Monday, May 17, 2010

Lorena has a Sticky Problem

Lorena dips her hands into the paint pot, expecting the typical finger paint. Much to her surprise she pulls out her hands only to find them filled with glue.

Most often such an activity is called "sensorial play" and justified with phrases such as "they are exploring their sense of touch." Such phrases, perhaps derived from Montessori's phrase of "educating the senses," imply that the children are learning what objects are smooth, what objects are rough, what objects are sticky, what objects are not. The emphasis is placed on a refinement of the sense, in this case touch, so that with experience, like a sculptor choosing the right wood, the child can determine the texture, the temperature, the grain, or the adhesiveness of objects. The literature on sensorial play seldom reveals the strategies the children use to make these distinctions and seldom reveals the extensions the child makes once an attribute, such as adhesiveness, is discovered. What does it yield for something to be sticky? What can I do with sticky? How can I have fun with sticky? These extensions are not classically "sensorial." These extensions go beyond "Is this sticky?" or "To what degree is this sticky?" These extensions enter the world of invention, reasoning, inferring, figuring things out, and "what if "games.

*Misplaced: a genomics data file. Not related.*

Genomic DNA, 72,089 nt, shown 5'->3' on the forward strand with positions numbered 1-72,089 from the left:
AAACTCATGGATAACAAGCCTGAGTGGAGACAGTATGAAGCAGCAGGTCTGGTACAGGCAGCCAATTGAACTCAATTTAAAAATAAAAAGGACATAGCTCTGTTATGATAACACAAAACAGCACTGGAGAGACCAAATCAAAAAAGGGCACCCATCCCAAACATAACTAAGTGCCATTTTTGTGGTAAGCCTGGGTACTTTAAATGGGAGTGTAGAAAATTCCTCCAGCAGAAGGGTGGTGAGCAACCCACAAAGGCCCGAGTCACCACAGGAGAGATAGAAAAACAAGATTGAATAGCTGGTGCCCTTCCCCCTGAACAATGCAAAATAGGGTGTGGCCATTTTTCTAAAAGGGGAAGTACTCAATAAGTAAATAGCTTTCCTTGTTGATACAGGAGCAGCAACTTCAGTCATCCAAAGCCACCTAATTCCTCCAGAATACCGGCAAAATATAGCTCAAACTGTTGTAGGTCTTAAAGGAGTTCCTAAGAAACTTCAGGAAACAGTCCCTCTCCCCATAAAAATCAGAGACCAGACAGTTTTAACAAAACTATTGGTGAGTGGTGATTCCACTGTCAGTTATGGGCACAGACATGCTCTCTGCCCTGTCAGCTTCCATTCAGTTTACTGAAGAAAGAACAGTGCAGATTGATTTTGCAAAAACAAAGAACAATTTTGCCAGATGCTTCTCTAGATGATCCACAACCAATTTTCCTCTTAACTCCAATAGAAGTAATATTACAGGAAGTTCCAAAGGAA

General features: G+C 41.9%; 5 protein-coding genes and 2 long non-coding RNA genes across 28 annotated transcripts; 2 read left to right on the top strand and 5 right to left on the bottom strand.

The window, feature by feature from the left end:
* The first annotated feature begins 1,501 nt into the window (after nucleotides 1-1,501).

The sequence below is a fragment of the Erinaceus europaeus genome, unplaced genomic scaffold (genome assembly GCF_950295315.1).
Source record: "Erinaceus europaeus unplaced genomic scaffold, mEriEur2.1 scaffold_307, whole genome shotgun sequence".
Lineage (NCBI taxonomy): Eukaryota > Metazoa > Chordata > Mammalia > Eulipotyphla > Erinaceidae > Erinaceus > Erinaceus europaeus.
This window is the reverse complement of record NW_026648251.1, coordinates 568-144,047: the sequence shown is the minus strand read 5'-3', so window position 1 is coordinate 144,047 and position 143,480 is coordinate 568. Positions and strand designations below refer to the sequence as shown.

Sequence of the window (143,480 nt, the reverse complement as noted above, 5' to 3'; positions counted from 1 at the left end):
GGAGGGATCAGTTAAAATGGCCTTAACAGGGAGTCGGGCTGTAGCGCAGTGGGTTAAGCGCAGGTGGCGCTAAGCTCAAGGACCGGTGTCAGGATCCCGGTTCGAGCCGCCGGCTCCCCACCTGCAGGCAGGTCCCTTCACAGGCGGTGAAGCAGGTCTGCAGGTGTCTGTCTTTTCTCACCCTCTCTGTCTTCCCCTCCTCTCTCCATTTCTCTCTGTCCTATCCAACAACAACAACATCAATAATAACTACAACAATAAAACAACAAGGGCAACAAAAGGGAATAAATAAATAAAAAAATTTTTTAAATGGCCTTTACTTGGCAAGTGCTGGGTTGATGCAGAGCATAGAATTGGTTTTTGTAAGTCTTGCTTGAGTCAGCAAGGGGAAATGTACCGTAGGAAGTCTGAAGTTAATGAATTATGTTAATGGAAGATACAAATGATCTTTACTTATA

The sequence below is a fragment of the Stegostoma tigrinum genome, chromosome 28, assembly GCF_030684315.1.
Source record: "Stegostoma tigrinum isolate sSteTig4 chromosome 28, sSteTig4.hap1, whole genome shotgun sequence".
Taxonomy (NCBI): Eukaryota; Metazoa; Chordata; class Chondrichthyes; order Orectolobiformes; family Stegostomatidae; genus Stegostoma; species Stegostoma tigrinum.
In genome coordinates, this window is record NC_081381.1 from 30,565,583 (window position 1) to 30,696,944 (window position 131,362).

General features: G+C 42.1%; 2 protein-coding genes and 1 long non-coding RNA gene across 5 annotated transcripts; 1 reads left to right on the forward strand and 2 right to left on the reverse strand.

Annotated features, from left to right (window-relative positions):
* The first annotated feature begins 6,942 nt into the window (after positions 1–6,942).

An excerpt from Views - Issue 91, October 6, 2009

1 comment:

  1. Sensorimotor experience is wonderful for toddlers. According to Piaget's theory, toddlers are in the fifth substage of sensorimotor development. They like to discover everything through using their hands, "what will happen, if I ..." and they use their increasing repertoire of physical skills to make new things happen. So it needs to be considered when we create the physical environment to support toddlers' development.